About this Research Topic
Mood and anxiety disorders, such as major depressive disorder (MDD) and bipolar disorder (BD), represent a major public health challenge. Nevertheless, until recently little was known about their pathophysiology. Although for researchers, scientists and clinicians, the pathophysiology of mood and anxiety disorders is an intriguing issue, delineating it in a clear way is far from easy. Many findings are still needed to draw its perfect architecture.
Since mood and anxiety disorders are often associated with anatomical and functional brain alterations, most of the pathophysiology will focus primarily on the brain. To investigate brain structures and functions, Neuroimaging will be the most appropriate tool.
In this Research Topic, we aim to collect worldwide researchers, scientists and clinicians findings on mood and anxiety disorders, especially concerning neuroimaging biomarkers (such as the state-dependent biomarker, trait biomarker, prediction biomarker). Our aim is for this Topic to help identify biomarkers in mood and anxiety disorders to facilitate diagnosis and the most appropriate treatment.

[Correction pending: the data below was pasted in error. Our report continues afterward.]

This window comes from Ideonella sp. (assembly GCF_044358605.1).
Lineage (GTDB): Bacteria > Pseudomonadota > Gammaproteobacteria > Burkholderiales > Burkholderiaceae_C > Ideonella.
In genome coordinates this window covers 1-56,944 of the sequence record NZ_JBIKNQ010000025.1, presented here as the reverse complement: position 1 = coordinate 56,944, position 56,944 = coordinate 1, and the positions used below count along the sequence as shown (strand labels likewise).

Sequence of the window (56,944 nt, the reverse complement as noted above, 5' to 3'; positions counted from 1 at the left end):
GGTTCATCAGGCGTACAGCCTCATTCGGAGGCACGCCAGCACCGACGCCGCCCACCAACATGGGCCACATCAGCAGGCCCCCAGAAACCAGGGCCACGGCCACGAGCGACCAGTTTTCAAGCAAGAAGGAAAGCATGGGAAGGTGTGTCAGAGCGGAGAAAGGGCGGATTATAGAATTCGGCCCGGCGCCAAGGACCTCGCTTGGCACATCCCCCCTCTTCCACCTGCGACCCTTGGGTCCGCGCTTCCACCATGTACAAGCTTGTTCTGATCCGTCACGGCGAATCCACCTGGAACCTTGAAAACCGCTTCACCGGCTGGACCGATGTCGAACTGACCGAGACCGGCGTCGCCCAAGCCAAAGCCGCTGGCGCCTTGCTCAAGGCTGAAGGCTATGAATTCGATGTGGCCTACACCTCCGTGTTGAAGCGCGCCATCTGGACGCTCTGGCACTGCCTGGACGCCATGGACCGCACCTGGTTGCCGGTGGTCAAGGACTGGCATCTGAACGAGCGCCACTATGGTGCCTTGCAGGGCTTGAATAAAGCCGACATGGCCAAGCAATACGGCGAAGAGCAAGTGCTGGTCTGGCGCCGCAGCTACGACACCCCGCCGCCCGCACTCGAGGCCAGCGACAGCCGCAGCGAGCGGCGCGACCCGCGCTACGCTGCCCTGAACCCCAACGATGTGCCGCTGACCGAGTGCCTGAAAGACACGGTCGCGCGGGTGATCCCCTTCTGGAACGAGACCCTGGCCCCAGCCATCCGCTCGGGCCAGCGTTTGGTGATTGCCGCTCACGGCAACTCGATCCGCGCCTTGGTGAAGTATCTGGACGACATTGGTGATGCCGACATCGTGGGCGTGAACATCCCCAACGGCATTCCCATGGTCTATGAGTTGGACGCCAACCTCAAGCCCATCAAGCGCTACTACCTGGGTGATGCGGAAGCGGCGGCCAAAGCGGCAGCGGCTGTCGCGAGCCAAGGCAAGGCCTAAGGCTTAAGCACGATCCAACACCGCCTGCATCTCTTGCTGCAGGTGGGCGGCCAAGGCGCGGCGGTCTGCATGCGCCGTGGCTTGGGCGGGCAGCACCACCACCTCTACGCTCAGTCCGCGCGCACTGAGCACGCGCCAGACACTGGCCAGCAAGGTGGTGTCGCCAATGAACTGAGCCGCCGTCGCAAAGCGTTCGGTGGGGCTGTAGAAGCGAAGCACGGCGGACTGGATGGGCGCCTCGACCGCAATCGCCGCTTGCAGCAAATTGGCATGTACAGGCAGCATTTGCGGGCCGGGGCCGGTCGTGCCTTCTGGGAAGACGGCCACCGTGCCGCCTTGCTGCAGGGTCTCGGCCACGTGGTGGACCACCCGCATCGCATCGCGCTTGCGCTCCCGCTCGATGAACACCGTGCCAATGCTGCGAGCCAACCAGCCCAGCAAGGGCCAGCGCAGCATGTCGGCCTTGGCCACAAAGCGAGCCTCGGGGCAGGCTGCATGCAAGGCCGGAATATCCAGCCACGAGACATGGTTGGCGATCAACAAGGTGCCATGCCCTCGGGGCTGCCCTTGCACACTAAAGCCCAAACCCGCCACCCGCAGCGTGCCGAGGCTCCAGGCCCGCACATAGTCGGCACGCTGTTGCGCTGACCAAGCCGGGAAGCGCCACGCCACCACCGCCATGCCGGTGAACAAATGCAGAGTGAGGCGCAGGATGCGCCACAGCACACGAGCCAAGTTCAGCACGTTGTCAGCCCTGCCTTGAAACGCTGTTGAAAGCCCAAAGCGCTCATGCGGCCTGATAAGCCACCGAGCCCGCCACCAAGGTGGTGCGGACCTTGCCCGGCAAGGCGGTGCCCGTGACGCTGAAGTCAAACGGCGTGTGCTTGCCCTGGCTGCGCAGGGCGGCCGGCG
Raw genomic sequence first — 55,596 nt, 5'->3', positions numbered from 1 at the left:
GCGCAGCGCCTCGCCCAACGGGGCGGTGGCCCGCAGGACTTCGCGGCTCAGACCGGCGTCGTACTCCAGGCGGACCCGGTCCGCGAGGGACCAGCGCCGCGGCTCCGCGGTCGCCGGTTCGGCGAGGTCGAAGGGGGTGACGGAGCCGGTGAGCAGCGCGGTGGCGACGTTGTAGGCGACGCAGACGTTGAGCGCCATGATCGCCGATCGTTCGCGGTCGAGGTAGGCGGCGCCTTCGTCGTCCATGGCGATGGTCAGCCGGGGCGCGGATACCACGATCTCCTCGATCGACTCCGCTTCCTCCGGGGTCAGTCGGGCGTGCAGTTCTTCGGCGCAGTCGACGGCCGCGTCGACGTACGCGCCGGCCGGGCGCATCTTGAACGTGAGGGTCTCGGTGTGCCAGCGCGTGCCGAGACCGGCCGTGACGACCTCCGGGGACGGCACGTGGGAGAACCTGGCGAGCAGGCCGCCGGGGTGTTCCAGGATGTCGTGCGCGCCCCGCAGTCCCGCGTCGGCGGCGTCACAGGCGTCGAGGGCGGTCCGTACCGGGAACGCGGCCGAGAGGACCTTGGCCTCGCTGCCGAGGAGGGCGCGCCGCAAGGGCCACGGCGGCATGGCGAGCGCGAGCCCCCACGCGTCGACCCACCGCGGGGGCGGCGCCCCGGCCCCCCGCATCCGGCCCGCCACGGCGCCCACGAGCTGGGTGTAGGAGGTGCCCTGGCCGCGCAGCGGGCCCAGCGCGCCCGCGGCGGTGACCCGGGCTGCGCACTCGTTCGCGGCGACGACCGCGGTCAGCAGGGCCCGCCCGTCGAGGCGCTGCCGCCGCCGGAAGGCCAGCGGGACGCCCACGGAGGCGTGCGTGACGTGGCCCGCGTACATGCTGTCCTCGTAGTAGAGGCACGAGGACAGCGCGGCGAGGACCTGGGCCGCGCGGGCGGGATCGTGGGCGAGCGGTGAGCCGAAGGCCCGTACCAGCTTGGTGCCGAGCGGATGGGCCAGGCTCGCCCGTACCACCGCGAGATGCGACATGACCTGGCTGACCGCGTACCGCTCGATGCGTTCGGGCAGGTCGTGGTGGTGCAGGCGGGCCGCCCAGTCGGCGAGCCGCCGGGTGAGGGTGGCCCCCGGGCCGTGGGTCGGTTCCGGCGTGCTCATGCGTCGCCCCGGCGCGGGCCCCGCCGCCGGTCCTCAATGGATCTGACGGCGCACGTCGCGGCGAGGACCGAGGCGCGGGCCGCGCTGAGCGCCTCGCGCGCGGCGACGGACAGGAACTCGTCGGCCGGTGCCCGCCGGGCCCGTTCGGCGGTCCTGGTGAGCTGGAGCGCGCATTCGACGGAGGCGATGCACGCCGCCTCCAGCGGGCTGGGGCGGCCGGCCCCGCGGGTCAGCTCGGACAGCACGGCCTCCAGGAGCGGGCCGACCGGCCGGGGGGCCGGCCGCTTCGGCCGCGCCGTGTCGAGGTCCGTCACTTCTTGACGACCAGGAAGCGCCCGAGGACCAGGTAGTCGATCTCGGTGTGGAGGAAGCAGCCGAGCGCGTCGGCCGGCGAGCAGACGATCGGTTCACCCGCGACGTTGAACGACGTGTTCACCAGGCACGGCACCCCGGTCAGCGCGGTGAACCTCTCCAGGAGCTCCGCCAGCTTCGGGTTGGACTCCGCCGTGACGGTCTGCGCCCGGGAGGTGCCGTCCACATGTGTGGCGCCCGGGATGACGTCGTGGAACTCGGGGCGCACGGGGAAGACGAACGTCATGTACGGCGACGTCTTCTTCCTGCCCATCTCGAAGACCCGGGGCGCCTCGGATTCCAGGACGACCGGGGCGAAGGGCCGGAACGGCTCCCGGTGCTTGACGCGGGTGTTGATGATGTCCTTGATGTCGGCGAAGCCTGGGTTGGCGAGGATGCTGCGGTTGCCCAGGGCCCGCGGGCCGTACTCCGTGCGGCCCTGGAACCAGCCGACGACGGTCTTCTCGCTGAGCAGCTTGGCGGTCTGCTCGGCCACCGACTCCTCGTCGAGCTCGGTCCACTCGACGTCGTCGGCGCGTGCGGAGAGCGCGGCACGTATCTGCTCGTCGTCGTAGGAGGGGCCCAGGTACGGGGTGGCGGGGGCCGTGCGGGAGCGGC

This Research Topic of Frontiers in Psychiatry welcomes original research and review articles regarding neuroimaging biomarkers of mood and anxiety disorders (including phobias and seasonal affective disorders).
Studies using the following techniques are particularly encouraged:
• Magnetic resonance imaging (MRI) (functional and structural MRI);
• Positron emission tomography (PET), single-photon emission computed tomography (SPECT);
• Magnetoencephalography (MEG);
• Near-infrared spectroscopy (NIRS);
• Electroencephalography (EEG);
• Machine learning and pattern recognition for neuroimaging biomarkers;
• Multimodal neuroimaging-related article;
• The neuroimaging biomarkers for antidepressant treatment, psychotherapy, ketamine, and transcranial magnetic stimulation.
Keywords: neuroimaging, biomarker, treatment prediction, mood disorder, anxiety disorder
Important Note: All contributions to this Research Topic must be within the scope of the section and journal to which they are submitted, as defined in their mission statements. Frontiers reserves the right to guide an out-of-scope manuscript to a more suitable section or journal at any stage of peer review.